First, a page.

We are all experts in something!
So you have your trading software fired up, you point at that the betting exchange and scout the markets on Betfair for some opportunties. Maybe you are looking for some small profits or perhaps a bit of swing trading? But ideally you will be an expert in something if you are sports trading. If could be football, tennis, racing or some specific strategy.
So I’ve got a question for you… What are we experts on in the UK?
We talk about it to strangers, to our friends and family – we watch it on news all of the time, everybody is an expert on this particular phenomenon…
Well, it’s the weather!
So how does this defining knowledge help you can bring something to the markets to create a profitable trade?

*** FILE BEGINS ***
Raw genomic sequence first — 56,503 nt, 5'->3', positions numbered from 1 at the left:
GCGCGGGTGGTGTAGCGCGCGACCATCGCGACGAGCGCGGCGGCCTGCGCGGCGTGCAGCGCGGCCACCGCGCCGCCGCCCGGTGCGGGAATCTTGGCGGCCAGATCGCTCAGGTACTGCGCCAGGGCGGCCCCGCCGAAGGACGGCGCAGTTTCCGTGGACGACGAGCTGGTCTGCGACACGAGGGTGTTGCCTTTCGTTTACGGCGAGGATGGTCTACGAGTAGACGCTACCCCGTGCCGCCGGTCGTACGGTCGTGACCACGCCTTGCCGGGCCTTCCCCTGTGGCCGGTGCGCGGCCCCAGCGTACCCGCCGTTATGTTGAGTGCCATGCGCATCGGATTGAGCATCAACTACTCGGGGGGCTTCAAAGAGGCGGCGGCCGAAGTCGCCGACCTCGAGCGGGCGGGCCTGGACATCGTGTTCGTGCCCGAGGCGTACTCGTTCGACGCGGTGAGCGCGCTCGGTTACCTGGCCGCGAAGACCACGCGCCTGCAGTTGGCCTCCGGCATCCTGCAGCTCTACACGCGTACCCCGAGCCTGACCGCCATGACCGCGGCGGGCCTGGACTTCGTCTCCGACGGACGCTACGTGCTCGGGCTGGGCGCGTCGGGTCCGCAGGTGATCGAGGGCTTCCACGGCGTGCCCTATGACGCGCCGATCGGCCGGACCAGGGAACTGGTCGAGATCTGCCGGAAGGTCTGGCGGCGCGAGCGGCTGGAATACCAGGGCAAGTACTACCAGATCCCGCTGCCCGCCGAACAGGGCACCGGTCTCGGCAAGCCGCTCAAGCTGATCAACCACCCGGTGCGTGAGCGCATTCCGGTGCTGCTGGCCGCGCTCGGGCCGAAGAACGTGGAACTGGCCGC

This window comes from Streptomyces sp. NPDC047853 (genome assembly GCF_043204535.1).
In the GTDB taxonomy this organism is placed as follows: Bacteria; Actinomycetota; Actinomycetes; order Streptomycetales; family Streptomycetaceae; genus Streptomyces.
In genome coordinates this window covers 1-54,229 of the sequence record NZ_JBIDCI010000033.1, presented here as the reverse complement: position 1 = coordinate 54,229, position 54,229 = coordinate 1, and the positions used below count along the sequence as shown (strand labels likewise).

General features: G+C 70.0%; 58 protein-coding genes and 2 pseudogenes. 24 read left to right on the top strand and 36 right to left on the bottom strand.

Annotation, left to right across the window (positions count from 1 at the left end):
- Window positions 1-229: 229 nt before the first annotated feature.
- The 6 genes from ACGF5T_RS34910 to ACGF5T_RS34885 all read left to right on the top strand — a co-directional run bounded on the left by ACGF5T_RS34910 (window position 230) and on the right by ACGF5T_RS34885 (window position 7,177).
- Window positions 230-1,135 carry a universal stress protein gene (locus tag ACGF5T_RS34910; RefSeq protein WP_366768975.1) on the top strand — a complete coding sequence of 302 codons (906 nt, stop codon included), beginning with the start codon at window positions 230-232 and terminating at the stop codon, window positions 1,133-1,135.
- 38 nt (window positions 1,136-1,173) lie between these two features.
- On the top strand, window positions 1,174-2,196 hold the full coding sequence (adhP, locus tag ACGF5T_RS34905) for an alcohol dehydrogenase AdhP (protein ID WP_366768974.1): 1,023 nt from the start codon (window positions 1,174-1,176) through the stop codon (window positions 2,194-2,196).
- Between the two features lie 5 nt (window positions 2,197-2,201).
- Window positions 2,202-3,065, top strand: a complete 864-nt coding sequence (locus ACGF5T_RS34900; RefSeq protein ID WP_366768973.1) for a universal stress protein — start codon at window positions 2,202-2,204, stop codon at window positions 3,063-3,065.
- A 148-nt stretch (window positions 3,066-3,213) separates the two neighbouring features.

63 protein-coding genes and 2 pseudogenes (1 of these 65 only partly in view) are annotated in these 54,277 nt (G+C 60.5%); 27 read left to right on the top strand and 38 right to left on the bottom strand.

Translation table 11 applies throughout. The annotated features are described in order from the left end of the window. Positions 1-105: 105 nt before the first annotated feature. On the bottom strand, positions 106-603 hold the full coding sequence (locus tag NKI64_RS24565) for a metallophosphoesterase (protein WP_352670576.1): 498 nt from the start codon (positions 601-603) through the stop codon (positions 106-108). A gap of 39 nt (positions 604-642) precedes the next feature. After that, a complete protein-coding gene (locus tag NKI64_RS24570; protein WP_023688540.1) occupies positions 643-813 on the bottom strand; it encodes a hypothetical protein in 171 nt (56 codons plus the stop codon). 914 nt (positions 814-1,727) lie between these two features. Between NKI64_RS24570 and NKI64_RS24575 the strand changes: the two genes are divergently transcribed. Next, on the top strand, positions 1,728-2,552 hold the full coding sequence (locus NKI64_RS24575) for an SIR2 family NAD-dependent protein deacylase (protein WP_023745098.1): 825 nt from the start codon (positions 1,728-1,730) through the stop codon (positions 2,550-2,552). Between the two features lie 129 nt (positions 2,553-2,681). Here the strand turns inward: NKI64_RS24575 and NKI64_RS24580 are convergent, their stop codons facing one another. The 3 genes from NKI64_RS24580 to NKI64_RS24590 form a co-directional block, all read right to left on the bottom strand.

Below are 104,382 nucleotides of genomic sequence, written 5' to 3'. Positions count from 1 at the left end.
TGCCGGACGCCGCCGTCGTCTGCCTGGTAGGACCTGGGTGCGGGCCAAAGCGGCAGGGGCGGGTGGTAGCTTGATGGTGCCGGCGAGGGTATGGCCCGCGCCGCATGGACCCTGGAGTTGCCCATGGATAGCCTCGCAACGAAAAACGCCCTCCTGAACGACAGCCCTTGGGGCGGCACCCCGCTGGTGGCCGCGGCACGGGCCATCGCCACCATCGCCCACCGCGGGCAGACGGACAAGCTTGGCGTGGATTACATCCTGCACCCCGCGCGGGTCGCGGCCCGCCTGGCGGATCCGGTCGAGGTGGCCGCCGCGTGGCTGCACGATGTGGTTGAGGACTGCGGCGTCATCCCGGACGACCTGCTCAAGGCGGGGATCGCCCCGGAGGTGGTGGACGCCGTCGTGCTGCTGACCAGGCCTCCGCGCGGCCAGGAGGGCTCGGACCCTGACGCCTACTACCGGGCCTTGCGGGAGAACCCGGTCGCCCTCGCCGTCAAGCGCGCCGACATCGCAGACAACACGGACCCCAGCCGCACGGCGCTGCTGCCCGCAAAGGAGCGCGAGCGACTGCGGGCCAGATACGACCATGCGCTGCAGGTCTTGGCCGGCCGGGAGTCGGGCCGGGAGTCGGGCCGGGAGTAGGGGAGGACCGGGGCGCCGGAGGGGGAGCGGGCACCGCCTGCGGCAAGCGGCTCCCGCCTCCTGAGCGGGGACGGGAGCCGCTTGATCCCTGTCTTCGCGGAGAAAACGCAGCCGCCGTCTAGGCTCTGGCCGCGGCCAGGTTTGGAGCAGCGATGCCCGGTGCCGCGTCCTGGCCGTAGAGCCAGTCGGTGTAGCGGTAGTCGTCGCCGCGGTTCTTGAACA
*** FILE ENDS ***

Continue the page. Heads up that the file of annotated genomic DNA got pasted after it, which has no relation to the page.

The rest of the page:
Understanding the forecast – weather and trading
Well, the funny thing is there is actually a weather market within Betfair where you can actually bet every year on the highest temperature that’s going to reach in the summer, but that’s not what I’m talking about in today’s blog post.
There are plenty of trades where the weather will directly influence the outcome of a market and it can even help you trade it.
Probably the best example of this is the completed match market when cricket trading, because that is completely 100% weather related market. Cricket matches have to take place over a certain period of time, if they can’t, then they’ll be truncated or perhaps even abandoned.
So the completed match market allows you to directly trade the weather. If play looks less likely expect it to reach higher prices. I have mentioned this specifically in the cricket trading video that I did which you can view by clicking here.
But for what I am talking about specifically is if you think that play is going to be abandoned then it’s very often worth getting involved in those markets. With cricket, you’ll know with plenty of warning whether you think there will be disruption on a certain day. Even if the match is completed the weather will have an impact on a limited over game thanks to the scoring system.